Major and Minor Complications

There was a significant reduction in all quality-of-life domains when patients had either major or minor surgical complications. Dr. Hwang noted that women who undergo contralateral prophylactic mastectomy and reconstruction might report “neuropathy, pain, numbness, nonhealing wounds, or complications that they can get from just having had multiple surgeries. The pain and the paresthesia can be quite long-lasting.”

She acknowledged, however, that little is known about what women experience after contralateral prophylactic mastectomy and reconstruction, “because we haven’t had the opportunity to ask these questions to thousands of women before. It seems crazy, but it just hasn’t happened.”

“We are just starting to see these data,” she continued. “If you look critically, up to about one-third of women have chronic pain after these sorts of procedures. It is worth informing the patients that that’s the case. They may not be in that third, but I think it is still important to allow patients to have some understanding of what to expect after the surgery. It may not change the decision they make, but at least it will be a more informed decision.”

Assessing the Trade-Offs

An article in The New York Times on the study focused on a woman who, although not regretting her decision to have contralateral prophylactic mastectomy and breast reconstruction, wished she had been told ahead of time “that the process of reconstruction would drag on for 5 months and leave her forever unable to sleep on her stomach. Or that it would leave her with no sensation ‘from the front all the way to the back of the entire bra area.’”4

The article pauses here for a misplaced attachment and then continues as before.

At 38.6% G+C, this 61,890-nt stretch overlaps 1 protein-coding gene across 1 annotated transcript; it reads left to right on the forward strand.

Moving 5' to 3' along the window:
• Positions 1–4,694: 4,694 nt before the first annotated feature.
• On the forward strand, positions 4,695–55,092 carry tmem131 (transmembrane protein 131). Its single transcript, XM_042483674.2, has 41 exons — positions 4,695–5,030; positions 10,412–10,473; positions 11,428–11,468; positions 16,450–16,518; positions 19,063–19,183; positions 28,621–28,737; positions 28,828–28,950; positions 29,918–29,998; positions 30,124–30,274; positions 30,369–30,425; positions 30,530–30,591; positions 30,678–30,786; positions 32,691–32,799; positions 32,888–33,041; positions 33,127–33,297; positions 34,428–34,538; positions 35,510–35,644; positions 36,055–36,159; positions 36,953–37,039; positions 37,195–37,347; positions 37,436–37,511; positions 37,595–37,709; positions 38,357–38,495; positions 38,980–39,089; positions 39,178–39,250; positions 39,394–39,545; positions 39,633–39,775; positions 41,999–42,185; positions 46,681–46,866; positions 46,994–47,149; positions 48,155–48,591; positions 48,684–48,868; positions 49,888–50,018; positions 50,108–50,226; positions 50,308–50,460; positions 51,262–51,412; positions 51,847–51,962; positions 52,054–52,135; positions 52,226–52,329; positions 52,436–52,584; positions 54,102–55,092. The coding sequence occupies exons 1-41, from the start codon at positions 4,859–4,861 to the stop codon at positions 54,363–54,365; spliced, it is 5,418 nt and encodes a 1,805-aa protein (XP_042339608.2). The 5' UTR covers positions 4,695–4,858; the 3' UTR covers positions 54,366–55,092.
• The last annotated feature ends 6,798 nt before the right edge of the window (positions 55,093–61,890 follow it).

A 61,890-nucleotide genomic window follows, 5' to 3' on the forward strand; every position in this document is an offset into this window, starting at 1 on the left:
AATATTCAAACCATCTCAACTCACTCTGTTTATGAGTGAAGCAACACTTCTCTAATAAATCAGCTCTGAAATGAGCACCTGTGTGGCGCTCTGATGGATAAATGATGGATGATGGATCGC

In this article, Dr. Hwang said, “One patient said she couldn’t feel hugs anymore when she snuggled up to her kids. That really affected me.”4

Assessing the trade-offs of contralateral prophylactic mastectomy and reconstruction is a very individual process. “For some patients, absolutely it is worth the trade-off and more. Others wish they had known that there was that trade-off before making that decision,” said Dr. Hwang. “I have to say that some of my happiest patients are those who have had mastectomy and have not had reconstruction, and it doesn’t significantly bother them. They have the fewest complications, because they haven’t had any reconstruction. It gets back to a philosophical thing, which is that anxiety or happiness aren’t things that are surgically remedied.

Breast Surgeons Are Worried

“Breast surgeons as a community are worried about women using this kind of surgery to alleviate anxiety,” Dr. Hwang stated in The Washington Post article about the study.2 “Surgery is meant to cure a biological problem, not make people feel less anxious.”

“The American Society of Breast Surgeons has been taking a leadership role” in addressing the issue of the increasing rate of contralateral prophylactic mastectomy, Dr. Hwang told The ASCO Post. “Several professional organizations are also taking a strong stance that we need to be informing our patients better about this choice and the consequences of it,” she added.

The study was funded in part by a grant from the Plastic Surgery Foundation. Asked whether that had any impact on how the findings are being perceived, Dr. Hwang replied no. She explained that the recently reported findings come from an unplanned secondary analysis of a study “looking at the patient-reported outcomes after different kinds of breast surgery, including reconstruction, which is why they were interested in the subject.” ■

Disclosure: Dr. Hwang reported no potential conflicts of interest.


1. Hwang ES, Locklear TD, Rushing CN, et al: Patient-reported outcomes after choice for contralateral prophylactic mastectomy. J Clin Oncol. March 7, 2016 (early release online).

2. McGinley L: More women with cancer in one breast are having double mastectomies: That might not be a good idea. The Washington Post, March 7, 2016.

3. Kummerow KL, Du L, Penson DF, et al: Nationwide trends in mastectomy for early-stage breast cancer. JAMA Surg 150:9-16, 2015.

4. Rabin RC: No regrets after double mastectomy, but questions remain. The New York Times, March 21, 2016.